As reported at Edward Still’s Votelaw, Senator Biden (D-Del.) says that the part of Supreme Court nominee Samuel Alito’s record that jeopardizes his confirmation more than his views on abortion is the part in which he expressed disagreement with the Warren Court’s Baker v. Carr decision on reapportionment.
As I have alluded to before, it is bad enough that our archaic, unrepresentative federal electoral systems (for President and Senate, as well as House) combine with the way we select Supreme Court justices to allow one party (even if it were a majority in the electorate, as the current seat-holding majority is not) to use court appointments in an effort to facilitate a partisan agenda. It is an order of magnitude worse if part of that agenda might include reversing one of the far-too-few advances this country has made in many decades towards more representative elections: the abolition of malapportionment in state legislatures.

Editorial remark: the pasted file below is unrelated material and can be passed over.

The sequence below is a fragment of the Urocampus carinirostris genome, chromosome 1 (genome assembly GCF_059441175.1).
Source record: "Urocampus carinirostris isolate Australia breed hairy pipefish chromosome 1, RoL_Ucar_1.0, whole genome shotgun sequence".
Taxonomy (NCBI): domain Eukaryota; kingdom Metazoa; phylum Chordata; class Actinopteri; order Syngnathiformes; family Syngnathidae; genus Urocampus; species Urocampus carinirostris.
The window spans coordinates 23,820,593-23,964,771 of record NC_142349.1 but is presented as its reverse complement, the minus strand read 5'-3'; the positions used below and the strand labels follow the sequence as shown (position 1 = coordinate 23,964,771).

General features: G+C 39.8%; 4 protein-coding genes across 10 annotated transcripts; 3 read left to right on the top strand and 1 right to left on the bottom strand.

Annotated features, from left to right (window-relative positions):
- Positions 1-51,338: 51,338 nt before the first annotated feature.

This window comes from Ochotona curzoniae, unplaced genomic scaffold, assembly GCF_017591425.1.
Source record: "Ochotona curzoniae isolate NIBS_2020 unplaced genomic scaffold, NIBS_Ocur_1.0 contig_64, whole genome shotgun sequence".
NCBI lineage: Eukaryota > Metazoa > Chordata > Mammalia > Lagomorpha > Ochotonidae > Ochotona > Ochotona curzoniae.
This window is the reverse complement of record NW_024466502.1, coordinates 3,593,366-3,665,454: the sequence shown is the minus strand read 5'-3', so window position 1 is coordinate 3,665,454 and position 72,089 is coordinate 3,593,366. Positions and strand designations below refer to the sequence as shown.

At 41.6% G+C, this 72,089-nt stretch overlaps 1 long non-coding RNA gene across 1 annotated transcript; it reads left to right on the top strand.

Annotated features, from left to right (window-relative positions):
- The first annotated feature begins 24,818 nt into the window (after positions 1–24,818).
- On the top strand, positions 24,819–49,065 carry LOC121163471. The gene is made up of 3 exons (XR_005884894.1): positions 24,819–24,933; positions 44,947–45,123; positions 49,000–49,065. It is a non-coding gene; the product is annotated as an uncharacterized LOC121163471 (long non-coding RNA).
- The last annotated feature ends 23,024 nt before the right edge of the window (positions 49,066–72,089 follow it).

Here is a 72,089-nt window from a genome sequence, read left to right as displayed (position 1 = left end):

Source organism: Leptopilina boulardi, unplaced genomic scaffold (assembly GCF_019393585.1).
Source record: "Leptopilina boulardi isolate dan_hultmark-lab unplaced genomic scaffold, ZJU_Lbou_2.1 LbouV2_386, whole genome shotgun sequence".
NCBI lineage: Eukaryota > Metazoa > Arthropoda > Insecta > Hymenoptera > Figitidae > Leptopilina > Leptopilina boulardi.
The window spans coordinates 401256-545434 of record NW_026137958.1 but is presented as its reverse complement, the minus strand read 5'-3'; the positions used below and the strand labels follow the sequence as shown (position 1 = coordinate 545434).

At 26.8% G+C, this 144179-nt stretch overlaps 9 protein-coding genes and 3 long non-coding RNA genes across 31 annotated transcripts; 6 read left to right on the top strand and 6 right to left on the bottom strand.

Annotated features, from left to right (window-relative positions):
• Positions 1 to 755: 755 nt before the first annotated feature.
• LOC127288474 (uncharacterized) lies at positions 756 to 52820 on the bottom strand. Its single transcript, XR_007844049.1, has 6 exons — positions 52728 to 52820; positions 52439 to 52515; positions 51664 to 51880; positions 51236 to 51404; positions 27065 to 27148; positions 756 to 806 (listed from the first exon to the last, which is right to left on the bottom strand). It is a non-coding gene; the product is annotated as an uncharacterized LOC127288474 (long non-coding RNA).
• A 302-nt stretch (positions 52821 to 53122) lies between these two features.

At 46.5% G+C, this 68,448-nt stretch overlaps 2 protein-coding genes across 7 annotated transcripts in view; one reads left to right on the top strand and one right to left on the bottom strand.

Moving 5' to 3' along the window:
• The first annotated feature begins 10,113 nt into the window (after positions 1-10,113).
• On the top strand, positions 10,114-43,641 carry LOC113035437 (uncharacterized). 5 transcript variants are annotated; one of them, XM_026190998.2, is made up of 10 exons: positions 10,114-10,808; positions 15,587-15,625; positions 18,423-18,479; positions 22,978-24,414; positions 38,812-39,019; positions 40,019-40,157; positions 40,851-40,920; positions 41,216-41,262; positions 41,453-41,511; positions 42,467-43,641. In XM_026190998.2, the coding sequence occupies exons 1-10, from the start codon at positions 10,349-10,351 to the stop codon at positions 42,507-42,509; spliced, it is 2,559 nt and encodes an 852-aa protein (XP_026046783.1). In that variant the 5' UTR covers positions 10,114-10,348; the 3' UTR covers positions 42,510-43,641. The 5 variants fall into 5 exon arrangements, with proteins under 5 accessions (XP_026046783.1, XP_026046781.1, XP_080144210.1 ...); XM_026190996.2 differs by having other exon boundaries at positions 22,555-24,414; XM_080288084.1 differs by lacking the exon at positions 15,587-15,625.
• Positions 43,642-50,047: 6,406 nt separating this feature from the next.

The fact that Alito has specifically singled out Baker v. Carr as one of the Supreme Court rulings that drove him to pursue a legal career means he is unfit to serve on the highest court. If Democratic senators cannot filibuster a man with such profoundly reactionary views about democratic institutions, they might as well resign en masse.